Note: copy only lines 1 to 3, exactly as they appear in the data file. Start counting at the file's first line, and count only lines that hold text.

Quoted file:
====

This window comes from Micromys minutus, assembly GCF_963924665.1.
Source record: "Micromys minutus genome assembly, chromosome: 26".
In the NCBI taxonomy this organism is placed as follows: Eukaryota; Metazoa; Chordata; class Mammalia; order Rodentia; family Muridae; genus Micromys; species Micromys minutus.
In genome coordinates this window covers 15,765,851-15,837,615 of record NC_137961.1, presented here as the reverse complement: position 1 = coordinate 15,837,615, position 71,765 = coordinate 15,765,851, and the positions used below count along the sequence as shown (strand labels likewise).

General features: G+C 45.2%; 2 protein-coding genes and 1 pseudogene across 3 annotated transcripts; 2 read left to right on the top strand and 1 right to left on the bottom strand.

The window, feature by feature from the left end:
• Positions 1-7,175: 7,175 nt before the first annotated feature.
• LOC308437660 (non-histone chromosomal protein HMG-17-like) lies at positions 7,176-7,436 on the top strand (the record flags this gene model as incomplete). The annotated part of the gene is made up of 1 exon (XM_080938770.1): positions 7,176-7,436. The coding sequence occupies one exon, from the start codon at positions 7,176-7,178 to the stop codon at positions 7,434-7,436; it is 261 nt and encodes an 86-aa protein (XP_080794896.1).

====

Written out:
This window comes from Micromys minutus, assembly GCF_963924665.1.
Source record: "Micromys minutus genome assembly, chromosome: 26".
In the NCBI taxonomy this organism is placed as follows: Eukaryota; Metazoa; Chordata; class Mammalia; order Rodentia; family Muridae; genus Micromys; species Micromys minutus.